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Authority Magazine with Eric Pines

Source: https://medium.com/authority-magazine/top-lawyers-sabrina-winters-on-the-5-things-you-need-to-become-a-top-lawyer-in-your-specific-3cc43a1539c7

You must know who your ideal client is to leverage any social media platform effectively effectively. Everyone needs an Estate Plan, but only some people fit the description of my perfect client. Most of my clients are high net worth, between the ages of 40 and 60, married couples, or divorced/single women.

The legal field is known to be extremely competitive. Lawyers are often smart, ambitious, and highly educated. That being said, what does it take to stand out and become a “Top Lawyer” in your specific field of law? In this interview series called “5 Things You Need To Become A Top Lawyer In Your Specific Field of Law”, we are talking to top lawyers who share what it takes to excel and stand out in your industry.

As a part of this interview series, I had the pleasure of interviewing Sabrina Winters. Charlotte, North Carolina Estate Planning Attorney Sabrina Winters is an award-winning Estate Planning Attorney. She helps her clients avoid heartbreak like her family was forced to face by openly sharing her personal family tragedy. In fostering an environment where speaking of their own death feels safe, she creates a purposeful estate plan reflecting their wishes and addressing their fears.

Thank you so much for joining us in this interview series. Before we dig in, our readers would love to get to know you a bit more. What is the “backstory” that brought you to this particular career path in Law? Did you want to be an attorney “when you grew up”?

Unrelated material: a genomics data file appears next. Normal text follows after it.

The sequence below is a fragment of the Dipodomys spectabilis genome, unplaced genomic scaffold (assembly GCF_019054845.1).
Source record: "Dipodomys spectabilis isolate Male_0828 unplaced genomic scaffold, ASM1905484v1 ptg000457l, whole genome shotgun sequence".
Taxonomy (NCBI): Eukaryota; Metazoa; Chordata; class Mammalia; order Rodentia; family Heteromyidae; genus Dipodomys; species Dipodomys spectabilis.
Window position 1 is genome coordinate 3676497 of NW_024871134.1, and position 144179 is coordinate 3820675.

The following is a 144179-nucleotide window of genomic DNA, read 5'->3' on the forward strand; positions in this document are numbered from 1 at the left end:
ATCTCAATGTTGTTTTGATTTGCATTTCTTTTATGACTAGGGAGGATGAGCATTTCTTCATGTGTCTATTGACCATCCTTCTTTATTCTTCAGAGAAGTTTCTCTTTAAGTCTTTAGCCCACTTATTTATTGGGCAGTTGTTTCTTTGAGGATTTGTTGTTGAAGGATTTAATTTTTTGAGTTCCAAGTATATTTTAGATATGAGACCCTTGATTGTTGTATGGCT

Mybackstory goes way back! My parents both emigrated from Italy to America; my mom was a teacher and my father was an HVAC engineer. Both my parents were hard workers, honest, loyal, and loving in everything they did. They both prioritized giving their three children all the opportunities that America had to offer, no matter how big their sacrifice needed to be. We would all be educated; good enough was not good enough.

I knew I wanted to be an attorney as early as middle school. Once my parents heard me say it, it was written in stone. After all, this was the reason for their existence! They were going to have a daughter who would become an attorney! They told everyone and it kind of just stuck with me throughout the years.

Actual crime shows and programs like Dateline have always fascinated me. As far back as I remember, I wanted to work in the Prosecutor’s office. I saved all 12 elective credits in Law School for an internship back home on Long Island, New York. One week into the internship, my dream internship that would have all the potential to lead to a job offer, I realized I hated what I was doing!! It was painful to drive an hour each way every morning for the entire semester to finish what I had started. I thought, wow, what am I going to do now? I was 29 at this point. My entire life was focused on getting to the exact place I was in, and I didn’t want it anymore.

Then my uncle died right around the time I graduated from Law School. This one singular event changed my life and led me to create the practice I have now. I am not great at seeing “signs”. You know, the signs people say you should look for that will help answer your questions and bring you clarity? Yeah, I am blind to those, except this time!!

See, my uncle did not have any written documents that provided his wishes on how he wanted his medical decisions to be made if he couldn’t make them himself. My father (his brother) wanted to spare my uncle’s pain and allow him to pass with dignity, while the rest of the family wanted him to hang on. We were forced to watch him be resuscitated numerous times to “keep him alive”. Resuscitation in real life isn’t anything like it is portrayed in movies. It is hard on the human body.